What to Expect from Your Illinois Work Injury Case

If you are injured at work in Illinois, the workers’ compensation insurance company is required to pay you benefits as set forth in the law.

This includes payment of related medical bills for exams, MRIs, Xrays, injections, medications, surgeries, or physical therapy.

You are entitled to 66 percent of your wages for the time the doctor has you off work.

Once your injury treatment is over you are entitled to a settlement based on your injury, the treatment required, and any restrictions you may have.

Many insurance companies will fail to either to pay for your medical bills, or stop off work payments, or not pay you a settlement.

If this happens make sure to call a lawyer right away.

Questions about what is happening with your work injury? Make sure to contact Illinois Work Comp lawyer Dirk May at 309-827-4371.

St Louis Firefighter injured when floor collapses


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Firefighters in Illinois are entitled to Workers’ Compensation benefits for all types of injuries, including cancer related to fire fighting.

What Illinois Work Comp Settlements Look Like

Do not rely on rumors or stories from friends, relatives or coworkers regarding the value of your work injury.

You must understand how Illinois Workers’ Compensation settlements are determined in order to decide if you are getting a fair offer.

The most important factor in determining settlement value is your average weekly wage for the 52 weeks before the injury.

A basic example is comparing a skilled worker to a fast food worker.

Assume that an electrician has the same injury and treatment as a crew member at Arby’s.

The electrician earns $30 per hour. The crew member makes $10 per hour.

Both workers injure their knee, undergo surgery and return to work full duty.

Assume the value of the case is 15 percent of the leg, or 32.25 weeks (leg value in the law is 215 weeks. Times .15 equals 32.25 weeks).

60 percent of the average weekly wage of $1200 equals $720. (The law uses 60 percent because work comp payments are not taxed)

$720 times 32.25 weeks equals $23, 200.

The crew member’s settlement is $400 times 60 percent. $240 times 32.25 weeks equals $7740.

This is a big difference for the same injury and same treatment.

How do the parties reach the value of 15 percent of the leg?

In Illinois the parties negotiate or bargain over the value. There is no schedule that sets the value for certain kinds of injuries. Some states use a schedule, but not in Illinois.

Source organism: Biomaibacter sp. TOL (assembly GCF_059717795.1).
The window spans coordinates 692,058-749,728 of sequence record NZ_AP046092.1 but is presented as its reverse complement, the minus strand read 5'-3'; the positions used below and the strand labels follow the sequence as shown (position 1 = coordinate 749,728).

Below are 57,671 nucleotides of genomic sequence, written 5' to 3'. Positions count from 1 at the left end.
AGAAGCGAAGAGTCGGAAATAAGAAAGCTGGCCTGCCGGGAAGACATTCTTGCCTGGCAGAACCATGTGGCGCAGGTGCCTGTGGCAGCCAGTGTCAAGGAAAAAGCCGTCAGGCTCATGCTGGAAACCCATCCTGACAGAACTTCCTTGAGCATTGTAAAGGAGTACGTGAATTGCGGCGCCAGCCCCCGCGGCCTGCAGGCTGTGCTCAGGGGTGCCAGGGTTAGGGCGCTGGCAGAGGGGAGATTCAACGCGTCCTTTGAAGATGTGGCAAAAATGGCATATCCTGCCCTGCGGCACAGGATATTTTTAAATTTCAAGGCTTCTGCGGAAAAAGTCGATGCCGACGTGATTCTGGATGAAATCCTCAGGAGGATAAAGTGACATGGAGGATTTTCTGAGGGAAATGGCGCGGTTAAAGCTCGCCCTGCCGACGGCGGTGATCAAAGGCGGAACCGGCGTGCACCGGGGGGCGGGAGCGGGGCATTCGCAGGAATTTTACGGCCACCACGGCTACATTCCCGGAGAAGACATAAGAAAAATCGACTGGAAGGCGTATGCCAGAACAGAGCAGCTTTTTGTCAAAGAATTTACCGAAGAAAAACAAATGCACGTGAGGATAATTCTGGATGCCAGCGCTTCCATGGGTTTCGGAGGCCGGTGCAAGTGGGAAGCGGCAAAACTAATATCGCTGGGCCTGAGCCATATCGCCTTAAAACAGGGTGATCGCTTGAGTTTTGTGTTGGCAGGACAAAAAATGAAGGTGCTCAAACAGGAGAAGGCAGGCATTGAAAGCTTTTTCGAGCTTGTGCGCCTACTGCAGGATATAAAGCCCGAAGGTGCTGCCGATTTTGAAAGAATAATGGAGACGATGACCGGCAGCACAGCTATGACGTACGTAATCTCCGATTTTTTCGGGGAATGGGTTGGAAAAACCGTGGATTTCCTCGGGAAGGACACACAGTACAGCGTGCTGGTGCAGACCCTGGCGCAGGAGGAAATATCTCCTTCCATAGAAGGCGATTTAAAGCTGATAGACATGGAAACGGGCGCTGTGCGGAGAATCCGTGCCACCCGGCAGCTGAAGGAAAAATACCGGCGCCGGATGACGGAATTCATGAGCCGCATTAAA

The value has developed over time through a large number of cases that have been decided using an Arbitrator (Judge).

The parties may disagree regarding the value, however the option available if the parties cannot reach settlement is to have the Arbitrator decide.

The disadvantage to using the Arbitrator is that it takes longer and whatever the Arbitrator decides is the value. The settlement offer goes away at that point.

Questions about your work injury case? Feel free to contact Illinois Work Comp Attorney Dirk May at 309-827-4371.


When to Settle Your Work Comp Case

In Illinois you cannot settle your Workers’ Compensation case until your medical treatment is completed.

There is no set amount based on your work injury.

Some states have a schedule to ties the settlement into the type of injury you suffered. That does not apply in Illinois.

You must negotiate your settlement with the insurance company.

The amount you receive is also based on your average weekly wage for the year before your injury.

You are not paid anything for pain and suffering in Illinois Work Comp cases.

The settle value is negotiated based on the type of injury, the treatment needed, and your average weekly wage.

You should attempt to settle your case as soon as you complete treatment and you feel comfortable at work.

You want to make sure that you will not need any additional medical treatment.

Settling sooner rather than later helps your case because it is fresh in everyone’s mind in the event you need to go to trial.

In addition, it is better to get the money today rather than wait 2 to 3 years.

Questions about settling your case? Feel free to contact Illinois Workers’ Compensation Attorney Dirk May at 309-827-4371.

What is Open Medical in Workers’ Compensation Cases

In Illinois you can get future medical treatment one of two ways in your Work Comp case.

You may settle the case and have it included in your contract.

This is very rare because the insurance company wants to close out the case and avoid paying for something down the road.

The other way is to have a trial.

If you win your case, this opens the possibility that you may seek medical in the future.

You will have to prove that your need for future medical is related to the original work injury.

You may have to have a second trial to get this future medical treatment approved.

So you must weigh whether it is worth it to fight a second time for the future medical treatment.

Some people want the settlement sooner and the certainty of the amount of money they will receive.

The trial itself takes longer and whatever the Arbitrator awards is what you get.

Just remember open medical is not an automatic pass for whatever treatment you want, whenever you want it.

Questions about your work injury? Feel free to contact Illinois Work Injury Attorney Dirk May at 309-827-4371.